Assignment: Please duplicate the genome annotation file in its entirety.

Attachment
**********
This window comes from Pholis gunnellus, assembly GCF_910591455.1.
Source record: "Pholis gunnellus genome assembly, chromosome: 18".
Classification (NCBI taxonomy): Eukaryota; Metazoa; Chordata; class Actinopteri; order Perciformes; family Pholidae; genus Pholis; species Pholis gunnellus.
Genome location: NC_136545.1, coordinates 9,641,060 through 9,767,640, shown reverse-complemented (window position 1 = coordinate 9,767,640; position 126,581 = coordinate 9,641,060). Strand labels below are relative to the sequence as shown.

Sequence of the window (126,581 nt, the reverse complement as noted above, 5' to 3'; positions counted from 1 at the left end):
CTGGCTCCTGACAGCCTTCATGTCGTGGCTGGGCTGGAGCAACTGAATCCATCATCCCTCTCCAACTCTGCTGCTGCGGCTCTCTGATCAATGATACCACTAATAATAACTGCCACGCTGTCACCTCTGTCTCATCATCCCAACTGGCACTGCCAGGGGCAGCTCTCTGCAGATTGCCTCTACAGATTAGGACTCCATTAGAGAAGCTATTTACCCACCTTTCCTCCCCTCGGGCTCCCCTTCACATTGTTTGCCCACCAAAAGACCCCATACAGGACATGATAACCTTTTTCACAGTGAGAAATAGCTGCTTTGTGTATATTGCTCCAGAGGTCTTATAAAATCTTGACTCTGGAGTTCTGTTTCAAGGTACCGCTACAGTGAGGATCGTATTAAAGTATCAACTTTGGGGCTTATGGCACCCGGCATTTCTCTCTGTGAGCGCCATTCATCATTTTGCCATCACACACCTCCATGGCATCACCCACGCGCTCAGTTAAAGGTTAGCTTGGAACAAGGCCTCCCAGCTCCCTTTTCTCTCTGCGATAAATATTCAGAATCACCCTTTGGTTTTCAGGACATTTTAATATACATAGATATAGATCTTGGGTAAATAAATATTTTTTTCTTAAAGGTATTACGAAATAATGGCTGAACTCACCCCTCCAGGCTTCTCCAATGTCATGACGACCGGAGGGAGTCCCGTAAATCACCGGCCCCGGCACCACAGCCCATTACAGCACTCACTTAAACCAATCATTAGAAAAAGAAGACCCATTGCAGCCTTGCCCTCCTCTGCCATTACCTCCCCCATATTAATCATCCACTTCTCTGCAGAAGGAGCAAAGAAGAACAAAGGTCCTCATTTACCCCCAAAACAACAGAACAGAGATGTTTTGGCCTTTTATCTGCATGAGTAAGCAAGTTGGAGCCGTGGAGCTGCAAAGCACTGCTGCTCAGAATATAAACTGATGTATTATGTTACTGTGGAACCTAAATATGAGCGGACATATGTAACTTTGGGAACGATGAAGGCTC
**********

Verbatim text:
This window comes from Pholis gunnellus, assembly GCF_910591455.1.
Source record: "Pholis gunnellus genome assembly, chromosome: 18".
Classification (NCBI taxonomy): Eukaryota; Metazoa; Chordata; class Actinopteri; order Perciformes; family Pholidae; genus Pholis; species Pholis gunnellus.
Genome location: NC_136545.1, coordinates 9,641,060 through 9,767,640, shown reverse-complemented (window position 1 = coordinate 9,767,640; position 126,581 = coordinate 9,641,060). Strand labels below are relative to the sequence as shown.

Sequence of the window (126,581 nt, the reverse complement as noted above, 5' to 3'; positions counted from 1 at the left end):
CTGGCTCCTGACAGCCTTCATGTCGTGGCTGGGCTGGAGCAACTGAATCCATCATCCCTCTCCAACTCTGCTGCTGCGGCTCTCTGATCAATGATACCACTAATAATAACTGCCACGCTGTCACCTCTGTCTCATCATCCCAACTGGCACTGCCAGGGGCAGCTCTCTGCAGATTGCCTCTACAGATTAGGACTCCATTAGAGAAGCTATTTACCCACCTTTCCTCCCCTCGGGCTCCCCTTCACATTGTTTGCCCACCAAAAGACCCCATACAGGACATGATAACCTTTTTCACAGTGAGAAATAGCTGCTTTGTGTATATTGCTCCAGAGGTCTTATAAAATCTTGACTCTGGAGTTCTGTTTCAAGGTACCGCTACAGTGAGGATCGTATTAAAGTATCAACTTTGGGGCTTATGGCACCCGGCATTTCTCTCTGTGAGCGCCATTCATCATTTTGCCATCACACACCTCCATGGCATCACCCACGCGCTCAGTTAAAGGTTAGCTTGGAACAAGGCCTCCCAGCTCCCTTTTCTCTCTGCGATAAATATTCAGAATCACCCTTTGGTTTTCAGGACATTTTAATATACATAGATATAGATCTTGGGTAAATAAATATTTTTTTCTTAAAGGTATTACGAAATAATGGCTGAACTCACCCCTCCAGGCTTCTCCAATGTCATGACGACCGGAGGGAGTCCCGTAAATCACCGGCCCCGGCACCACAGCCCATTACAGCACTCACTTAAACCAATCATTAGAAAAAGAAGACCCATTGCAGCCTTGCCCTCCTCTGCCATTACCTCCCCCATATTAATCATCCACTTCTCTGCAGAAGGAGCAAAGAAGAACAAAGGTCCTCATTTACCCCCAAAACAACAGAACAGAGATGTTTTGGCCTTTTATCTGCATGAGTAAGCAAGTTGGAGCCGTGGAGCTGCAAAGCACTGCTGCTCAGAATATAAACTGATGTATTATGTTACTGTGGAACCTAAATATGAGCGGACATATGTAACTTTGGGAACGATGAAGGCTC